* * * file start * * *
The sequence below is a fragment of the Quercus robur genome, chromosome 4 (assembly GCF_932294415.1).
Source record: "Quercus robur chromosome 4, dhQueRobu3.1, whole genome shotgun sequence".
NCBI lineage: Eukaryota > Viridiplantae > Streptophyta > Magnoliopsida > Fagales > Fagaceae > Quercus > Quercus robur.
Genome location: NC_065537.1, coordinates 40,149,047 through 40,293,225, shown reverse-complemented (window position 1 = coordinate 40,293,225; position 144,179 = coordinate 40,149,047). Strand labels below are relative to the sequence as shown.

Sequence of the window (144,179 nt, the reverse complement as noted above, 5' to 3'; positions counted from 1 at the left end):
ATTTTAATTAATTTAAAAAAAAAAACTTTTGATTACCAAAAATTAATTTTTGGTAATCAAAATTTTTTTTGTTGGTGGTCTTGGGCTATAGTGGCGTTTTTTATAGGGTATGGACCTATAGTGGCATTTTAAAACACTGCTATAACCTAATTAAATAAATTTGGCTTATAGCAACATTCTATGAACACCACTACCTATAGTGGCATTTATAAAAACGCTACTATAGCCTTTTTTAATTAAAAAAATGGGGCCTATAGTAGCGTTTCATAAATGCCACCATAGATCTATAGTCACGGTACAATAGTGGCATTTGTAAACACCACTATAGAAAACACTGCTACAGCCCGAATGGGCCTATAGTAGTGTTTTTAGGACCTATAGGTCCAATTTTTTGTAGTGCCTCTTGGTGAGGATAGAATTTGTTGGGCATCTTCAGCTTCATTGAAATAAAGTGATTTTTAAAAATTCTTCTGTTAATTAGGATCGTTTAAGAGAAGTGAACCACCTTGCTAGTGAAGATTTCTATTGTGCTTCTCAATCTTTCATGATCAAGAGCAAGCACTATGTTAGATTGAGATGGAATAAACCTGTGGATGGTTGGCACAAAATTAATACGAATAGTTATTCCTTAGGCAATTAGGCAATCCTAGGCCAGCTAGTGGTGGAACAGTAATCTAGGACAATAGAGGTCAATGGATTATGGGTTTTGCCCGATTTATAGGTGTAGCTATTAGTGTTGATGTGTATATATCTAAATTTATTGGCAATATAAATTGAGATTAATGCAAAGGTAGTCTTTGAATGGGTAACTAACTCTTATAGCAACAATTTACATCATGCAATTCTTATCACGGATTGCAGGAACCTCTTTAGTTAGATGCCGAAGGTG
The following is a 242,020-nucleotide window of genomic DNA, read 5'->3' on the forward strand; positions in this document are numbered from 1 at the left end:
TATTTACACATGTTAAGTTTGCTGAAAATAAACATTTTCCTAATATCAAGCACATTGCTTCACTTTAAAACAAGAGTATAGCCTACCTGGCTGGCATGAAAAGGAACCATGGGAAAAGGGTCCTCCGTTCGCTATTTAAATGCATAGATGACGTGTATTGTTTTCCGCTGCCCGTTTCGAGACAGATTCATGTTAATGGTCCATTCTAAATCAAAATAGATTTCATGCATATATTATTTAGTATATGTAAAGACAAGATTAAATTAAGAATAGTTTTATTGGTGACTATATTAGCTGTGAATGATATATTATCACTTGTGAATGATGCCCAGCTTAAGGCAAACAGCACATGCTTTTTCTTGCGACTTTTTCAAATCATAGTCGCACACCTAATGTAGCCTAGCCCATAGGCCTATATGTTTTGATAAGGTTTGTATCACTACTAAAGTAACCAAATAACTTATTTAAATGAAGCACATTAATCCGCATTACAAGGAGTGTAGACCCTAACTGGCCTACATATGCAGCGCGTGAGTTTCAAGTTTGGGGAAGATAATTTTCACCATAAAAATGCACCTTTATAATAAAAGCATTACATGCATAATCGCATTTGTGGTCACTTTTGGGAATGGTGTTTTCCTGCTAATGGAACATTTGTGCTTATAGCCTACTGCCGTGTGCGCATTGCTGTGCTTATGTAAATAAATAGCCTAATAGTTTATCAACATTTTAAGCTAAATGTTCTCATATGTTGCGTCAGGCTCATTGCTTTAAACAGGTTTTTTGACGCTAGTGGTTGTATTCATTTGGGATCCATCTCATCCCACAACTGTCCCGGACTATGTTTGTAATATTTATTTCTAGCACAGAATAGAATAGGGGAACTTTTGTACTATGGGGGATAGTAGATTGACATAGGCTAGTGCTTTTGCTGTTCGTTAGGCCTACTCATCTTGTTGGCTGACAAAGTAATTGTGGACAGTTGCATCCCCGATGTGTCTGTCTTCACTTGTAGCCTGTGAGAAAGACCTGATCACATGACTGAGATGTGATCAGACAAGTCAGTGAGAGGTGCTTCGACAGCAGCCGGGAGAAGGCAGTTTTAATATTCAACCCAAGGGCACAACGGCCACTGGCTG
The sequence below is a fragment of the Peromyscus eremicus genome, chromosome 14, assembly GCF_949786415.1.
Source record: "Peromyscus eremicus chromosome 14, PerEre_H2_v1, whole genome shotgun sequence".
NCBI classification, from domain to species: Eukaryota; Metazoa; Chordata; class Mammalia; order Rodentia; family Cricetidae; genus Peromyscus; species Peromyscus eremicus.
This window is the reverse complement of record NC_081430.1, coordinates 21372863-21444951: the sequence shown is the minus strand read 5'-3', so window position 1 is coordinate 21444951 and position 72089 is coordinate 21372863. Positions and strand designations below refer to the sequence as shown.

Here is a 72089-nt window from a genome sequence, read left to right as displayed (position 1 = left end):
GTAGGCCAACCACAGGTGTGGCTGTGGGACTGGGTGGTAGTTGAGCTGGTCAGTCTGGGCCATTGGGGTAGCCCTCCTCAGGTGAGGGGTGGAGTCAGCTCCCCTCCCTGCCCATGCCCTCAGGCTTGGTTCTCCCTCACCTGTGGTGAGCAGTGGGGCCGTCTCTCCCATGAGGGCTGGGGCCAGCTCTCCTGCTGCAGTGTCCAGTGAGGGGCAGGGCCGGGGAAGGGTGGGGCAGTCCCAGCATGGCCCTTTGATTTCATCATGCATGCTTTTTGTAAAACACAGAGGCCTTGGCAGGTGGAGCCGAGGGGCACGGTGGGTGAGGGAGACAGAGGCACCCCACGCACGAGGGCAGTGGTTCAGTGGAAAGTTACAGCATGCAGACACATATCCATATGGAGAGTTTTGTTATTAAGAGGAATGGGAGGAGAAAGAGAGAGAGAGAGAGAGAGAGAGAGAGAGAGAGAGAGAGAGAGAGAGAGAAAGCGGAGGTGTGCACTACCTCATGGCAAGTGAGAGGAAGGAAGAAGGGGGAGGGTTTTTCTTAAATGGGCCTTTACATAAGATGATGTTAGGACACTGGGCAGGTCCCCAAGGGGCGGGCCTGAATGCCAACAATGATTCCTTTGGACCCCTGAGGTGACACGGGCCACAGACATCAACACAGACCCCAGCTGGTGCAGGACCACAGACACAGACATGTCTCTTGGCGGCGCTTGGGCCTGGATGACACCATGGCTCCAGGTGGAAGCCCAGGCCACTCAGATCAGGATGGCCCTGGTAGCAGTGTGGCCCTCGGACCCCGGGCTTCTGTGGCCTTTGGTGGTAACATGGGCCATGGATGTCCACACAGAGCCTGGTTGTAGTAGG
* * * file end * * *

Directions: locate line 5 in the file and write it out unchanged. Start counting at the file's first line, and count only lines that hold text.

Sequence of the window (144,179 nt, the reverse complement as noted above, 5' to 3'; positions counted from 1 at the left end):